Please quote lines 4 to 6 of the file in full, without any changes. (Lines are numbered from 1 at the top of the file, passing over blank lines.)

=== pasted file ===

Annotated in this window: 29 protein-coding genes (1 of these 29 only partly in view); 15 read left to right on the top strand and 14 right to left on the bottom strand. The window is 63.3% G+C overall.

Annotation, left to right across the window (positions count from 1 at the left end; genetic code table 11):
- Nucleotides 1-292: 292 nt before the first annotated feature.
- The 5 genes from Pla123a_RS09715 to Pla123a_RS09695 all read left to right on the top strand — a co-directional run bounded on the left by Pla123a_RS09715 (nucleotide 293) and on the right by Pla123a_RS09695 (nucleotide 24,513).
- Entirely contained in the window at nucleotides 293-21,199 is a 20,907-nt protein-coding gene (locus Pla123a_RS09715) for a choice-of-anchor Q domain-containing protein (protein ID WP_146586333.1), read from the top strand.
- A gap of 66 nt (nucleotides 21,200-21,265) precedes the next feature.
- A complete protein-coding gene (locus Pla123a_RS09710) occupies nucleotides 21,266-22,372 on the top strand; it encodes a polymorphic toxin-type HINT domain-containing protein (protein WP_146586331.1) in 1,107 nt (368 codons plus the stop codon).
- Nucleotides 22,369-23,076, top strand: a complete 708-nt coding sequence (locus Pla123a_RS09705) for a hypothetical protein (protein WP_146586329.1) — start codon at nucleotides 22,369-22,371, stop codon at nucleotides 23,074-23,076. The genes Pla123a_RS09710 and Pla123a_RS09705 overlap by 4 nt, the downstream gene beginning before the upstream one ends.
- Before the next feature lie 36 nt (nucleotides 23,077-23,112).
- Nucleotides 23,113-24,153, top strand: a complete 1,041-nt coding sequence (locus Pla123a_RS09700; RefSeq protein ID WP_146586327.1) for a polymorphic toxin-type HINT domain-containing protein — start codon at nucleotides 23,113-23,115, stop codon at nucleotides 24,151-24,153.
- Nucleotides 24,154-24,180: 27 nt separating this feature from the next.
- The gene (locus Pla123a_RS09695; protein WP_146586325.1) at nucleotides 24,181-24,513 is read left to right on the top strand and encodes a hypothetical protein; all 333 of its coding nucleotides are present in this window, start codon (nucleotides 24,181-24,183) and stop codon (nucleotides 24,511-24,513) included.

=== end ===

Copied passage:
- The 5 genes from Pla123a_RS09715 to Pla123a_RS09695 all read left to right on the top strand — a co-directional run bounded on the left by Pla123a_RS09715 (nucleotide 293) and on the right by Pla123a_RS09695 (nucleotide 24,513).
- Entirely contained in the window at nucleotides 293-21,199 is a 20,907-nt protein-coding gene (locus Pla123a_RS09715) for a choice-of-anchor Q domain-containing protein (protein ID WP_146586333.1), read from the top strand.
- A gap of 66 nt (nucleotides 21,200-21,265) precedes the next feature.